4. When Parents Are Too Child-Centered
  5. What Engineers Get Wrong

Each was written prior to 2015. Meaning it’s time to step up my game this year. Thank you as always for stopping by. Most readers were from the United States, with Canada and the United Kingdom close behind. Most groovy of all, readers were from 139 different countries.

My two favorite Christmas gifts this year.


What Engineers Get Wrong

Mr. Money Mustache, a former engineer and Longmont, Colorado-based blogger, has struck a chord with his retire early gospel. To the tune of about 800,000 separate vistors and 3.5 million page views a month. A large part of his appeal is his directness about people’s tendency to waste money unnecessarily.

I like his thesis that community is far more fulfilling than material pursuits, but dislike the groupthink his followers often display.

His advice is to get a good paying job (easier written than done) and then work for 10-15 years saving half of what you earn. Then, when you have $500k or so saved up, quit work and spend time doing whatever you find most meaningful. For him that’s blogging, carpentry, and spending time with family and friends. $500k is far less than nearly every other retirement “expert” recommends saving. MMM believes everyone can do what his family does, live quite comfortably on about $25k a year.

Their house is paid off and they have one inexpensive car that they rarely use. Instead, they bicycle almost everywhere. His most recent post was titled “Bicycling: The Safest Form of Transportation”. That post has generated over 360 comments, many which consisted of a mathematical back and forth, some challenging his use of statistics, others defending him.

In reply to one commenter, he shouted, “You can’t disagree with the math by listing four pieces of anecdotal evidence!” And then, at the end of the of the same reply added what might be the engineers’ motto, “Calculations and spreadsheets for everything.”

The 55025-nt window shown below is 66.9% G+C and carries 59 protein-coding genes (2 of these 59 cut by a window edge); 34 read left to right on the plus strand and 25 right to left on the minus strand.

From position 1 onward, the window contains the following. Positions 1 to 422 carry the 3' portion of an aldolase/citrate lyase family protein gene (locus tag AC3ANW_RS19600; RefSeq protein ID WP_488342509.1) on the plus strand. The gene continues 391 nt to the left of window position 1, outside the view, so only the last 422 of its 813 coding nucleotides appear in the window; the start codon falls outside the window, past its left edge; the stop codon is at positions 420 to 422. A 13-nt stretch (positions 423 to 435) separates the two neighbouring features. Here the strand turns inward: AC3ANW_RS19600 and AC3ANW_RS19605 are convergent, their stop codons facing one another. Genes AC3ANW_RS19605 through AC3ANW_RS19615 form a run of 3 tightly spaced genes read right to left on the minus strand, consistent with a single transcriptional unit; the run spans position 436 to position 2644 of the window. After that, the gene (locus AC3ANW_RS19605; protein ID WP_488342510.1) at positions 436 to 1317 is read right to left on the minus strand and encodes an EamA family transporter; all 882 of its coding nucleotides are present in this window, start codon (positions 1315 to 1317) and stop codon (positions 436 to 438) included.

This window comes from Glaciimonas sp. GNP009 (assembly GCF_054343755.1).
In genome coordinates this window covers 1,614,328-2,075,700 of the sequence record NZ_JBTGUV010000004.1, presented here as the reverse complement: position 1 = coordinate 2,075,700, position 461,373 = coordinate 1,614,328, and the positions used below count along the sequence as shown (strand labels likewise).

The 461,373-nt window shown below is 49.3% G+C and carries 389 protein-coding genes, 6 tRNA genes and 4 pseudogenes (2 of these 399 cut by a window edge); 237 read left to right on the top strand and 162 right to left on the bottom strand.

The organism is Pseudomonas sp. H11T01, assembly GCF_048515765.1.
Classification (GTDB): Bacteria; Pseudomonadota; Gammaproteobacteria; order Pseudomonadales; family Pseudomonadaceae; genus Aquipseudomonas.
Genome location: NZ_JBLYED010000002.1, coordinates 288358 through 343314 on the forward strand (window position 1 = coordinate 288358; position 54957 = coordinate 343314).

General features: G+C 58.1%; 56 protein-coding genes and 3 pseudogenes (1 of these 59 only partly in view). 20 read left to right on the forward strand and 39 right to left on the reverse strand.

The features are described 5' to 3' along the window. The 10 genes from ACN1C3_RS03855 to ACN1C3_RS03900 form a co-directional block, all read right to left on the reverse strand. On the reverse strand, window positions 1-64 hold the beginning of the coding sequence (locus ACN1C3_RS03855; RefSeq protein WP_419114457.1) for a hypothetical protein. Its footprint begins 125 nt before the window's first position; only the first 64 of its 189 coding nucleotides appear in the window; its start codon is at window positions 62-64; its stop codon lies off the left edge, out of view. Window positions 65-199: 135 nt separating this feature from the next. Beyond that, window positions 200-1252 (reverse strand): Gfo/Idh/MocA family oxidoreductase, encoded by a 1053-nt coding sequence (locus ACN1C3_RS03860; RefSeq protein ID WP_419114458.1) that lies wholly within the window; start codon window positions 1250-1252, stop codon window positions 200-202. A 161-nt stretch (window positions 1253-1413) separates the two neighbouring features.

These aren’t just the words of one widely read blogger, they succinctly articulate the central message of a wide range of policy makers that see data analysis as a panacea for nearly all of society’s ills. That belief, “calculations and spreadsheets for everything,” is what informs the emphasis upon STEM education—science, technology, engineering, and math—at the expense of the the humanities, the arts, and foreign languages.

I can’t help but wonder if MMM only interacts with other engineers with the exact same “calculations and spreadsheet” worldview. Mind boggling that someone as smart as him believes that any spreadsheet might make someone less afraid to ride their bike across a major metropolitan area. As if phobias are rational and can simply be argued away with math. If that was true, people wouldn’t see psychologists, they’d see mathematicians. “Let’s see, you’re afraid of flying in airplanes. Take a look at this spreadsheet then.”

Engineers think people are rational. If that were true, people would change their favorite Starbucks order based on their new calorie charts and every investor would always buy low and sell high. A more realistic counter motto is “Subjective emotions for everything”. Few people study calculations and spreadsheets when making friends, love, or decisions about how to get to and from work. They do it based upon a messy, unscientific, imperfect combination of intuition, feel, and emotion.

That’s what engineers get wrong.